Consider also how knowledge interacts with conditional orders. Suppose a prison guard is ordered to shoot a prisoner if and only if they are trying to escape. If the guard knows someone is trying to escape and yet does not shoot he will be held accountable. Suppose meanwhile he does not know that someone is trying to escape but shoots them anyway, acting on a belief grounded in a baseless hunch that they were trying to escape. Here again the person will be faulted, even if the person is in fact trying to escape. Our common practice is to require knowledge of the antecedent of a conditional order in order to discharge it.
The principle to take from this seems to be this:

KAct: If you oughtn't X unless C obtains, you oughtn't X unless you know C obtains.
  
Consider two claims about knowledge and warranted assertion:

KAN: You oughtn't assert what you don't know.
KAS: You may assert what you know.

P1. In C1, you know p but aren't in a position to know that you do [~KK]. 
P2. You may assert p in C1[P1, KAS].
P3. You shouldn't assert p in C1 unless you know p in C1 [P1, KAN]. 
P4. You shouldn't assert p in C1 unless you know that you know p in C1 [P3, Kact].
P5. You don't know that you know p in C1 [P1].
P6. You shouldn't assert p in C1 [P4, P5].

P6 is incompatible with P2, so something has to give.  I think Kact has to be false, but I also think that principles in the neighborhood of Kact have to be more fundamental than principles that govern assertion.  Since KAS seems much more plausible than KAN or Kact, I'd try to winnow the requirements on warrant, permission, etc. to something much weaker.  I'd also worry about the coherence of principles in the neighborhood of Kact.  I discuss this worry in the book and in my JPhil paper.  In the literature, everyone seems to be fixated on Gettier cases and false belief cases, but these structural problems strike me as much more interesting.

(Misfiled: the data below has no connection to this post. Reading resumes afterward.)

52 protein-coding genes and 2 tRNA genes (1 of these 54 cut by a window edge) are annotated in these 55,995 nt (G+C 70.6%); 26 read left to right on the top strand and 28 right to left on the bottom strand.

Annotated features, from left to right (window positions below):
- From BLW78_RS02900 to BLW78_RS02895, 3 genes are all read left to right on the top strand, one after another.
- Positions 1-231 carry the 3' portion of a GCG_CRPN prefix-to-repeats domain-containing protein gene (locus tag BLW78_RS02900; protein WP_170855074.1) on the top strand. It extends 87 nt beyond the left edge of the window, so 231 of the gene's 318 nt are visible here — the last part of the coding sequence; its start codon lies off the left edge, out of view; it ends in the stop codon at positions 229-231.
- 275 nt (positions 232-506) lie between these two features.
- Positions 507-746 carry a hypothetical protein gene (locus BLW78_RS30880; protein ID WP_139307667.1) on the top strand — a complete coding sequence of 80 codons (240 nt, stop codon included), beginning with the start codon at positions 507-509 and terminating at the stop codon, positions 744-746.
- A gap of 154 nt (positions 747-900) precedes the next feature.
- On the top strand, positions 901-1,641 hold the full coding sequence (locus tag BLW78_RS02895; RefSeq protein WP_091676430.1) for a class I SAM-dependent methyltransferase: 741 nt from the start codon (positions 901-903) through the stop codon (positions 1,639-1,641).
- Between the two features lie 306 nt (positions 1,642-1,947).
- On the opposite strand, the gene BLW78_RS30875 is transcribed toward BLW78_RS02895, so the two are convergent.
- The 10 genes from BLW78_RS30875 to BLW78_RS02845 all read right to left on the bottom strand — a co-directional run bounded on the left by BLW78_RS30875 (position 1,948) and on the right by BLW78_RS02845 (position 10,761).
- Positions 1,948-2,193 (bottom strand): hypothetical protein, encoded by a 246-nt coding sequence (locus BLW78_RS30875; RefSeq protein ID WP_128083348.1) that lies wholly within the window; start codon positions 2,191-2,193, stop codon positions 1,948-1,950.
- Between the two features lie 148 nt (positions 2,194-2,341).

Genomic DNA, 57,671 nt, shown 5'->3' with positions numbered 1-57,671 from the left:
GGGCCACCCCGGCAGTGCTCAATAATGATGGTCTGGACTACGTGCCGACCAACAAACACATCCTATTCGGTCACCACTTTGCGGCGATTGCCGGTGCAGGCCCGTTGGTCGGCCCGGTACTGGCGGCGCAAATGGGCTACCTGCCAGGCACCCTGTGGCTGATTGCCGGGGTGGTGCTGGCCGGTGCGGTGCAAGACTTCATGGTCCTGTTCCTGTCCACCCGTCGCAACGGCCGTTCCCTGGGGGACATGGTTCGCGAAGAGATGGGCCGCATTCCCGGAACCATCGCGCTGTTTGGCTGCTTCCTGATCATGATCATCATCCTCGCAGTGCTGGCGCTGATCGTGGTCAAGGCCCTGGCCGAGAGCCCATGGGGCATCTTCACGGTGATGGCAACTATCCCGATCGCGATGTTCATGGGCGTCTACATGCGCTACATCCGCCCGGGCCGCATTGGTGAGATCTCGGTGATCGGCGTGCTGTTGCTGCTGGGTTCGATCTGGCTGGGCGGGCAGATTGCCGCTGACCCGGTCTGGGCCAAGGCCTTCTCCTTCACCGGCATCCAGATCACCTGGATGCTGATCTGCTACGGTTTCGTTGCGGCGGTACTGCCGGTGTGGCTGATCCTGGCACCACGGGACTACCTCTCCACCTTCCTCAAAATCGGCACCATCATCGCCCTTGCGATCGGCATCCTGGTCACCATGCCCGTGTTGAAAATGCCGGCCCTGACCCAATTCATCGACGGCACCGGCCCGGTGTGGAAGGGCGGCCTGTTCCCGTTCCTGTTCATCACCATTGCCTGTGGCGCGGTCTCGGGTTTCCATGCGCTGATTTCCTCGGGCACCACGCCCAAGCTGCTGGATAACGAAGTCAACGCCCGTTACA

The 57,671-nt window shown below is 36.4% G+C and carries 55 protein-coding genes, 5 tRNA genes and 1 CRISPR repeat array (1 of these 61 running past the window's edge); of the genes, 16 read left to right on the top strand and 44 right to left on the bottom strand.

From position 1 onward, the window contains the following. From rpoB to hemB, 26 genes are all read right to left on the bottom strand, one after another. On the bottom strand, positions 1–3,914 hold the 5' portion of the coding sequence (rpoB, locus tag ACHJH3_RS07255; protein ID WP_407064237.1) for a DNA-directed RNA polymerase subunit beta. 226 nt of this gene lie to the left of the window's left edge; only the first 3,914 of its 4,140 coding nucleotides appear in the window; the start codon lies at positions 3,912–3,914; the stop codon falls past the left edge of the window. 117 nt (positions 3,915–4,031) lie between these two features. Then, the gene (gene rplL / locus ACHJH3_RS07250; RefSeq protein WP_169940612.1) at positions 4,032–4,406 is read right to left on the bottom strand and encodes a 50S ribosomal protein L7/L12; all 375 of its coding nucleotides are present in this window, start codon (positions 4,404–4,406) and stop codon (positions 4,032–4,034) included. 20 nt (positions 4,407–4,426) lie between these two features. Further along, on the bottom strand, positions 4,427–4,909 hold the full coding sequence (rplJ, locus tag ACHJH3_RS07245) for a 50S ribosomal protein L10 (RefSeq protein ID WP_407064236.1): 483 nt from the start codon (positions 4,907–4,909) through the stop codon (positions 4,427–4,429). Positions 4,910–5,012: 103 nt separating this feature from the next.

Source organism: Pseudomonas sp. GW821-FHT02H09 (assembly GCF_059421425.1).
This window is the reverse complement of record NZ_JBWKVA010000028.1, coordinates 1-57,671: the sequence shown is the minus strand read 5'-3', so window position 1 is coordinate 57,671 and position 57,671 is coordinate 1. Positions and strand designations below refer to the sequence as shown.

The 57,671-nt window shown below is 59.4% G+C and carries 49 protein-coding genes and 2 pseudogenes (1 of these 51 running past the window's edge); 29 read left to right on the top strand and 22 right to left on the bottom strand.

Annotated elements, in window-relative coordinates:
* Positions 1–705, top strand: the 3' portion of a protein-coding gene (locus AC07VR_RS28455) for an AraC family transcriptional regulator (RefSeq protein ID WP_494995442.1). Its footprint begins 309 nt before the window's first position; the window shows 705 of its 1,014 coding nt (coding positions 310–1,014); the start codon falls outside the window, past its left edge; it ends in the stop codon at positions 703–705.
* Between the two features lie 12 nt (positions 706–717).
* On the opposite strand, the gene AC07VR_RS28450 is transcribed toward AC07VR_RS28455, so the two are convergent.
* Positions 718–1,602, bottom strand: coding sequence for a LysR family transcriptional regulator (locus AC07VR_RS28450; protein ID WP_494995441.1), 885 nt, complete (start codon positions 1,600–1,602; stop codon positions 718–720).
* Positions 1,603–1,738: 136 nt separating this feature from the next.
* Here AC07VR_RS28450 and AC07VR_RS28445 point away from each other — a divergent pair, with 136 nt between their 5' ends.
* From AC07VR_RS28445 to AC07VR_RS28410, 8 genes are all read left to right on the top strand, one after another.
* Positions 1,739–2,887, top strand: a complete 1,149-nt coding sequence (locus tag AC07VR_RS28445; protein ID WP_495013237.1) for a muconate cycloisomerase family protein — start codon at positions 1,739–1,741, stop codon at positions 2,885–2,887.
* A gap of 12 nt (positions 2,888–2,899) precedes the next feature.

Tuesday, August 14, 2012

If Ayn Rand and Paul Ryan had a love child, he would be indistinguishable from his parents

First we had Kim Kierkegaard and now we have Paul Rand. Trolling of the highest quality:





Sunday, August 12, 2012

#RomneyRand2012

One of the virtues of insomnia is that you can get the jump on snarky hashtags:


If you want to read up on Rand, you should look at this piece on Rand and William Hickman.

Saturday, August 4, 2012

Evidence and Epistemic Reasons

Some people seem to think that epistemic reasons and evidence come to the same thing. (Call this 'the equivalence thesis'.)  I suspect that some people think that this equation suggests that some sort of evidentialist view must be the correct one. 

Don't think these things!